Day By Day© by Chris Muir.

Tuesday, February 07, 2006

There's no rule against portraying Mohammed

I got a very thoughtful (and polite) comment on my blog from a writer who, while profoundly disagreeing with the violent Muslim response to the cartoons, noted that they go to a core prohibition in the Islamic religion -- namely, portraying Mohammed. That's a pretty good argument, because it's doctrinal, and separates these images from the vile anti-Semitic pictures Arab countries routinely promulgate. The latter are disgusting incitements to violence, but they're not religiously blasphemous. It turns out, though, that all of us may have been led down the primrose path insofar as we accepted the claim that there is an absolute doctrinal ukase against making visual representations of the prophet. As others have pointed out, of course, there is a vast body of images of Mohammed going back hundreds of years. The fact that people -- even the faithful and respectful -- do something, however, doesn't mean it's religiously authorized. The existence of such images, therefore, while interesting, is not conclusive. In a Wall Street Journal Opinion article, however, Amir Taheri explains that there is, in fact, no doctrinal prohibition against images of Mohammed:

The Muslim Brotherhood's position, put by one of its younger militants, Tariq Ramadan--who is, strangely enough, also an adviser to the British home secretary--can be summed up as follows: It is against Islamic principles to represent by imagery not only Muhammad but all the prophets of Islam; and the Muslim world is not used to laughing at religion. Both claims, however, are false. There is no Quranic injunction against images, whether of Muhammad or anyone else. When it spread into the Levant, Islam came into contact with a version of Christianity that was militantly iconoclastic. As a result some Muslim theologians, at a time when Islam still had an organic theology, issued "fatwas" against any depiction of the Godhead. That position was further buttressed by the fact that Islam acknowledges the Jewish Ten Commandments--which include a ban on depicting God--as part of its heritage. The issue has never been decided one way or another, and the claim that a ban on images is "an absolute principle of Islam" is purely political. Islam has only one absolute principle: the Oneness of God. Trying to invent other absolutes is, from the point of view of Islamic theology, nothing but sherk, i.e., the bestowal on the Many of the attributes of the One. The claim that the ban on depicting Muhammad and other prophets is an absolute principle of Islam is also refuted by history. Many portraits of Muhammad have been drawn by Muslim artists, often commissioned by Muslim rulers.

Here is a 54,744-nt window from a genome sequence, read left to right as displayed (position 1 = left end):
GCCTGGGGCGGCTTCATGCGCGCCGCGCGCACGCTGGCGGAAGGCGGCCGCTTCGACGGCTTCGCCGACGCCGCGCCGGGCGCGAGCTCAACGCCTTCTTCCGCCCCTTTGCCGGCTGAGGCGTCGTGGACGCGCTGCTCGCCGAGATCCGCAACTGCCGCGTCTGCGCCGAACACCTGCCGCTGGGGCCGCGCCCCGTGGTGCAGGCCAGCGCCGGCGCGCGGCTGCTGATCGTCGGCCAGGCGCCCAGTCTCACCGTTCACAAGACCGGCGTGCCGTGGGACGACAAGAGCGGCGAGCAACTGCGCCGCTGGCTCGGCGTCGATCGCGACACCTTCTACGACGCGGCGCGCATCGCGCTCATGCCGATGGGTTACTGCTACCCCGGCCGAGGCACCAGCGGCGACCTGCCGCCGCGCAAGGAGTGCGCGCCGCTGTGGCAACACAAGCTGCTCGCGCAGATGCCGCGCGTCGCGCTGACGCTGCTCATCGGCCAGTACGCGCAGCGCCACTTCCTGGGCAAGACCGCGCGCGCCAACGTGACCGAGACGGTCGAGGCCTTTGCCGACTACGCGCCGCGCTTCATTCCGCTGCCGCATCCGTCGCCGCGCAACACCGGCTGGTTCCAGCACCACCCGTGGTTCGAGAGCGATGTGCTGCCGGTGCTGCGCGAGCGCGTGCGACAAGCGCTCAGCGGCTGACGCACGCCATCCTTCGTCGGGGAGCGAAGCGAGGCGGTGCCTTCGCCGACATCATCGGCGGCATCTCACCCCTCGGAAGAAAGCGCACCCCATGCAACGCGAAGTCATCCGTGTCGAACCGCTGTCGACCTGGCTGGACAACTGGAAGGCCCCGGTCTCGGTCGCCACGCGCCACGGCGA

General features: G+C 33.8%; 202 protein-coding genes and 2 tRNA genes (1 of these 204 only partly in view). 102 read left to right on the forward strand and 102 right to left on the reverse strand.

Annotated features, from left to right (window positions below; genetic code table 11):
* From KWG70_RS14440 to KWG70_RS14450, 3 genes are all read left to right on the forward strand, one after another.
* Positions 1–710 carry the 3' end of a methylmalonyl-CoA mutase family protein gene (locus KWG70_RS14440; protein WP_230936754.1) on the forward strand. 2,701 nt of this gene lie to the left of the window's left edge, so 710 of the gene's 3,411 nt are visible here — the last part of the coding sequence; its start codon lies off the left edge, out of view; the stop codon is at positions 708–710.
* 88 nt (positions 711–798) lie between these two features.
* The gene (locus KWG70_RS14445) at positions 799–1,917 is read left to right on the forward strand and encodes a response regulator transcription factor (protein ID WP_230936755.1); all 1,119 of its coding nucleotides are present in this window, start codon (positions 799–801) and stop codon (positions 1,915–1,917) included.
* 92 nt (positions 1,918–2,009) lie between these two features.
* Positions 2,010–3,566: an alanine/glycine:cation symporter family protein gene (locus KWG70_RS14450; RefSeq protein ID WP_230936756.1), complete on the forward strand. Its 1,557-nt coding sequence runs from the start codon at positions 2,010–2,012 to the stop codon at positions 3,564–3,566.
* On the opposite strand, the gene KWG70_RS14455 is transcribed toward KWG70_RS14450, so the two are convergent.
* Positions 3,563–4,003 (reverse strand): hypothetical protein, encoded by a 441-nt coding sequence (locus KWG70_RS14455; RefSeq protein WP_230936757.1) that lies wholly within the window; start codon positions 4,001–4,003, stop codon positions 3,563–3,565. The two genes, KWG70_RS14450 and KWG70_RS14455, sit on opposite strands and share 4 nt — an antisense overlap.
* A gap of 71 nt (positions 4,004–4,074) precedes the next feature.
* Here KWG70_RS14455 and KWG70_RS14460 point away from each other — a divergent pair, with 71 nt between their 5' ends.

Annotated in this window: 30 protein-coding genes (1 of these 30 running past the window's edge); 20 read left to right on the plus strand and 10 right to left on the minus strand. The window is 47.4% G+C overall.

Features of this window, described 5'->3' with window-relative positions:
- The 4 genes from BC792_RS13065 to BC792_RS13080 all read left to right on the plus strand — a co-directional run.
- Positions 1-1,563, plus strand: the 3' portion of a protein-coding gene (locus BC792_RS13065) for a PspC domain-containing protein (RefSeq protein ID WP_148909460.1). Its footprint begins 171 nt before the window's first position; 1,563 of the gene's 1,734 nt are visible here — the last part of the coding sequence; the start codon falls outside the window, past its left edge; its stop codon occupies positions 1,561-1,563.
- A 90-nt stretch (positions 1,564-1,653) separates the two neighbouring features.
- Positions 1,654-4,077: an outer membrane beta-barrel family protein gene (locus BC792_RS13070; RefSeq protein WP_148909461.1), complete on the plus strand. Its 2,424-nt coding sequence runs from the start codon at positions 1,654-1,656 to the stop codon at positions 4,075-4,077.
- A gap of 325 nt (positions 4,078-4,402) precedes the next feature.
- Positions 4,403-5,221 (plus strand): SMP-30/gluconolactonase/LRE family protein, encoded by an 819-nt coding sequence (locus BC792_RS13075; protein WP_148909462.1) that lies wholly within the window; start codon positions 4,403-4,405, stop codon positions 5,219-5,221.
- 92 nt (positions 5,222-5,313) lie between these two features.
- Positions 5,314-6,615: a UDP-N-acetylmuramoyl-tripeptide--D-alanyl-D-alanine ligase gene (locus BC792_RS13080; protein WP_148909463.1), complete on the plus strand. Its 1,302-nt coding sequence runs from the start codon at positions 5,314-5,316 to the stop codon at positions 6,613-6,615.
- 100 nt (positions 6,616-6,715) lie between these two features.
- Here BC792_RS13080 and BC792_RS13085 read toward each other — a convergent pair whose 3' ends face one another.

Taheri then proceeds to list numerous historic images of Mohammed (and the Wall Street Journal bravely includes in the article a beautiful Persian-looking print of Mohammed). Tahiri also takes apart the "never laugh at the Prophet" meme on the Arab Street:
Now to the second claim, that the Muslim world is not used to laughing at religion. That is true if we restrict the Muslim world to the Brotherhood and its siblings in the Salafist movement, Hamas, Islamic Jihad and al Qaeda. But these are all political organizations masquerading as religious ones. They are not the sole representatives of Islam, just as the Nazi Party was not the sole representative of German culture. Their attempt at portraying Islam as a sullen culture that lacks a sense of humor is part of the same discourse that claims "suicide martyrdom" as the highest goal for all true believers. The truth is that Islam has always had a sense of humor and has never called for chopping heads as the answer to satirists. Muhammad himself pardoned a famous Meccan poet who had lampooned him for more than a decade. Both Arabic and Persian literature, the two great literatures of Islam, are full of examples of "laughing at religion," at times to the point of irreverence. Again, offering an exhaustive list is not possible. But those familiar with Islam's literature know of Ubaid Zakani's "Mush va Gorbeh" (Mouse and Cat), a match for Rabelais when it comes to mocking religion. Sa'adi's eloquent soliloquy on behalf of Satan mocks the "dry pious ones." And Attar portrays a hypocritical sheikh who, having fallen into the Tigris, is choked by his enormous beard. Islamic satire reaches its heights in Rumi, where a shepherd conspires with God to pull a stunt on Moses; all three end up having a good laugh.
So, not only is this riot a manufactured phenomenom aimed at terrifying the West, it's also based upon some fundamental lies about the nature of the Islamic religion -- lies that are easy to promulgate because our MSM lives from one press release to the next, without any knowledge nor any wish to acquire knowledge as to the subjects on which it reports. Talking to Technorati: , , , , , ,